Five surprising spots for new data centres

From an old nuclear fuel plant to a nonagenarian printing plant, old buildings are finding new life as data centres.


Soaring data-crunching demands, coupled with energy shortfalls, have motivated companies worldwide to invest in new, green, state-of-the-art data centres.

Some organisations have limited their green practices to the inside of newly constructed facilities, embracing modular grow-with-demand designs, energy-efficient IT hardware, virtualisation, DC power, and smarter cooling technologies. Others, however, have taken eco-friendliness a step further by transforming pre-existing structures into data centres.

Today, we'll take a look at some of the more innovative and unusual facilities that companies have selected to house their datacenters.

It's the bomb

Thirty meters below central Stockholm, housed in a former nuclear bunker, resides a 1,100-square-meter state-of-the-art data centre. Owned by Bahnhof, one of Sweden's largest ISPs, the facility - dubbed Pionen White Mountains, a throwback to its military origins - more resembles the lair of a criminal mastermind from a James Bond flick than it does a data centre.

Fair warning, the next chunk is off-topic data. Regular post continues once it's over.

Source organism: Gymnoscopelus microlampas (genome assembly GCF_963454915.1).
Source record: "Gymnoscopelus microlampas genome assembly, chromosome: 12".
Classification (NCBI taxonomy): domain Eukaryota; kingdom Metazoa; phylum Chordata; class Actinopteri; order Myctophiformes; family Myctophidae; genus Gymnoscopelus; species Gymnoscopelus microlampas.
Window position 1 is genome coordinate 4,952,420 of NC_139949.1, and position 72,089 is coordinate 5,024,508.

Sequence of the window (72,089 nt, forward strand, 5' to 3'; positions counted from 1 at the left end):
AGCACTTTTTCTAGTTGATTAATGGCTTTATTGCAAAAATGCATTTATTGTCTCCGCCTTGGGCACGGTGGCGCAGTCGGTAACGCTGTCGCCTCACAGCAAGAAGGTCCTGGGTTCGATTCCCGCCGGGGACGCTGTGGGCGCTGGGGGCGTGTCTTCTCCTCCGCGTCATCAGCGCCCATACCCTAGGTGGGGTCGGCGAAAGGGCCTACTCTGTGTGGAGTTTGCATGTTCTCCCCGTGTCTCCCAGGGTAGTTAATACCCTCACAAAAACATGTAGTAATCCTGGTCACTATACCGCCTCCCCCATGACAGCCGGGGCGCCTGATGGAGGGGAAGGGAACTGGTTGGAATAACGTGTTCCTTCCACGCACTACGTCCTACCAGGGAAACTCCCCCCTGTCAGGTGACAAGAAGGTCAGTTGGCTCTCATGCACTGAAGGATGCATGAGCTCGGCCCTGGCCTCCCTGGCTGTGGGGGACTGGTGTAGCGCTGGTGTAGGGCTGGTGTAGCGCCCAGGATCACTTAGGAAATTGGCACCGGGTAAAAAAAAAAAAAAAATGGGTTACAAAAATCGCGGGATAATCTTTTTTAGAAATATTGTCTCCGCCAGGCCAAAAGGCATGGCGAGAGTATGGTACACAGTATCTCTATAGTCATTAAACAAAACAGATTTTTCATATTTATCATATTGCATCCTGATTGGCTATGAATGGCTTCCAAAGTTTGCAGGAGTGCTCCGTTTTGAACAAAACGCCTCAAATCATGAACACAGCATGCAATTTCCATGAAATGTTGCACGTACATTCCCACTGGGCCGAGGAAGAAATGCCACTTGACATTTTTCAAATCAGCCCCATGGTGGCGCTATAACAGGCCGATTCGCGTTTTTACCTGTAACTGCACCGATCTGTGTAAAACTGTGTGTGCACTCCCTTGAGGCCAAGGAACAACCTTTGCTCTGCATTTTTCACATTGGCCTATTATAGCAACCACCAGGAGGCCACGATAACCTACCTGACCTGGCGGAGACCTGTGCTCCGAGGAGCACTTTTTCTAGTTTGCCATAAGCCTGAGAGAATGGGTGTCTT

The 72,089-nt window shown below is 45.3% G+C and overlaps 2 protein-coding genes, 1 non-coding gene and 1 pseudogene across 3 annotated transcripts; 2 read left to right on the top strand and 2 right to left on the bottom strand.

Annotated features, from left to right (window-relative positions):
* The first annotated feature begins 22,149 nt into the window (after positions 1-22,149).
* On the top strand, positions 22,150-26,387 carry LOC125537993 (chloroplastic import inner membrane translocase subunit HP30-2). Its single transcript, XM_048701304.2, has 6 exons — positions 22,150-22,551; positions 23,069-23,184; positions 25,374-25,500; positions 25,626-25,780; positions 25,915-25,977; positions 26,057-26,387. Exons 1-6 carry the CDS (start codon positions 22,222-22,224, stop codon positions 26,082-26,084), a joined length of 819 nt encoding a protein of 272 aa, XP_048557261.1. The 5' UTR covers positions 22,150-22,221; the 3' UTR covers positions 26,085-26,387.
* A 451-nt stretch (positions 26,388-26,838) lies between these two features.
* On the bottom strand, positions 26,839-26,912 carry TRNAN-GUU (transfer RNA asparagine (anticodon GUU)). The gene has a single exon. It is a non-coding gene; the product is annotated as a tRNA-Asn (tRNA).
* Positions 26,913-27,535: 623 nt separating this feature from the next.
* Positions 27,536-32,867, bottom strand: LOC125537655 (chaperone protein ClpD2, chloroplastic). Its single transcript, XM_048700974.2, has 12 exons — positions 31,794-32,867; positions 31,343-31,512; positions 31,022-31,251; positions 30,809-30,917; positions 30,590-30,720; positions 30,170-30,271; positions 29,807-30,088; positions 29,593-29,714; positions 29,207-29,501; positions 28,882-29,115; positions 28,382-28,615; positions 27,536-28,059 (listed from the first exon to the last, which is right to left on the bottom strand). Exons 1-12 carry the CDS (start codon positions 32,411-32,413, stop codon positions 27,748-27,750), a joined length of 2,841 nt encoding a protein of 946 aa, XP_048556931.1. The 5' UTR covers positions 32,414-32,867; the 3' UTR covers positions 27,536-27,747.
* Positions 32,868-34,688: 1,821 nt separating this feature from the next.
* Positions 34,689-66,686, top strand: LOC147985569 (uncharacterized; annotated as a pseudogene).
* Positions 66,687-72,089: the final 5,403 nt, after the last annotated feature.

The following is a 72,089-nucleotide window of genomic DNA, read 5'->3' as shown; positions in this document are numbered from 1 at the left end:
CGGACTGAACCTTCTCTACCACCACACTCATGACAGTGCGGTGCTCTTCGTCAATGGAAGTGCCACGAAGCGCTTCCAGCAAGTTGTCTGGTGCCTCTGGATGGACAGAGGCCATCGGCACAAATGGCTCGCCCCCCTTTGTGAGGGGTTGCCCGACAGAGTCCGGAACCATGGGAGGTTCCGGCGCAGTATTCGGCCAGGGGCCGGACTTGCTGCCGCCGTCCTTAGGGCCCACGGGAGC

It also offers a level of physical security you won't find at most data centres: 16-inch-thick steel vault doors separate it from the rest of the world - and it can reportedly withstand a hydrogen bomb blast.

Pionen serves as the home of the NOC for all of Bahnof's operations and as a collocation hosting center. Among its specs is 1.5 megawatts of cooling for servers, courtesy of Baltimore Aircoil fans (enough to chill several hundred rack-mounted machines); triple network redundancy with both fiber optics and extra copper lines; and two German Maybach MTU diesel submarine engines providing backup power.

These aren't repurposed engines, mind you; they just happen to be the same model you'd find in the aforementioned submarine. For laughs, the company also installed submarine sound horns to serve as the facility's warning system.

In the interest of making the facility an enjoyable place to work, the designers including niceties such as simulated daylight, greenhouses, waterfalls -- and a 2,600-litre salt water fish tank.

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